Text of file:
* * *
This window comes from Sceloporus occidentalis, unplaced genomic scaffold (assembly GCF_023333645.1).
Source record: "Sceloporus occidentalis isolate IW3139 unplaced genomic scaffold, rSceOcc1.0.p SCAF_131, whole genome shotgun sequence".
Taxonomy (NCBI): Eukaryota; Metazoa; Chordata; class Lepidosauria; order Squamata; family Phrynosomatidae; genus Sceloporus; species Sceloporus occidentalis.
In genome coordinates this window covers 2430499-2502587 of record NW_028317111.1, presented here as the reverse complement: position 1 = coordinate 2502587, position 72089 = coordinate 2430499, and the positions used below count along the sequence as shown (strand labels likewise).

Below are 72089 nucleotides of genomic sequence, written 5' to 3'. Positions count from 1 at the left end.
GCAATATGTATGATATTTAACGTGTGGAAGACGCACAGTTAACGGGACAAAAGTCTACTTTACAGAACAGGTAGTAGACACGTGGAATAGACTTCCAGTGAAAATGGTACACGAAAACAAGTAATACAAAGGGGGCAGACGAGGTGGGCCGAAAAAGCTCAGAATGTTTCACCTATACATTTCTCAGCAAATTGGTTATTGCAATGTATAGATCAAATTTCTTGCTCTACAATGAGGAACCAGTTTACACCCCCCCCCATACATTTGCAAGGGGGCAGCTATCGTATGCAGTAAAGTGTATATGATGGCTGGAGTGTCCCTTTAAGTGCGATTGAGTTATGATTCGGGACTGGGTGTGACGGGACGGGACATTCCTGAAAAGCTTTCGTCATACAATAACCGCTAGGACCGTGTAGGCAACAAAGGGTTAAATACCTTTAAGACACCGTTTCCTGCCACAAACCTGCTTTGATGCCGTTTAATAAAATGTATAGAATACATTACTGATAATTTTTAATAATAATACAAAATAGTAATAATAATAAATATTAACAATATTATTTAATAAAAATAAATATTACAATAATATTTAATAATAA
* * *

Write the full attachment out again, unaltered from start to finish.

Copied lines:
This window comes from Sceloporus occidentalis, unplaced genomic scaffold (assembly GCF_023333645.1).
Source record: "Sceloporus occidentalis isolate IW3139 unplaced genomic scaffold, rSceOcc1.0.p SCAF_131, whole genome shotgun sequence".
Taxonomy (NCBI): Eukaryota; Metazoa; Chordata; class Lepidosauria; order Squamata; family Phrynosomatidae; genus Sceloporus; species Sceloporus occidentalis.
In genome coordinates this window covers 2430499-2502587 of record NW_028317111.1, presented here as the reverse complement: position 1 = coordinate 2502587, position 72089 = coordinate 2430499, and the positions used below count along the sequence as shown (strand labels likewise).

Below are 72089 nucleotides of genomic sequence, written 5' to 3'. Positions count from 1 at the left end.
GCAATATGTATGATATTTAACGTGTGGAAGACGCACAGTTAACGGGACAAAAGTCTACTTTACAGAACAGGTAGTAGACACGTGGAATAGACTTCCAGTGAAAATGGTACACGAAAACAAGTAATACAAAGGGGGCAGACGAGGTGGGCCGAAAAAGCTCAGAATGTTTCACCTATACATTTCTCAGCAAATTGGTTATTGCAATGTATAGATCAAATTTCTTGCTCTACAATGAGGAACCAGTTTACACCCCCCCCCATACATTTGCAAGGGGGCAGCTATCGTATGCAGTAAAGTGTATATGATGGCTGGAGTGTCCCTTTAAGTGCGATTGAGTTATGATTCGGGACTGGGTGTGACGGGACGGGACATTCCTGAAAAGCTTTCGTCATACAATAACCGCTAGGACCGTGTAGGCAACAAAGGGTTAAATACCTTTAAGACACCGTTTCCTGCCACAAACCTGCTTTGATGCCGTTTAATAAAATGTATAGAATACATTACTGATAATTTTTAATAATAATACAAAATAGTAATAATAATAAATATTAACAATATTATTTAATAAAAATAAATATTACAATAATATTTAATAATAA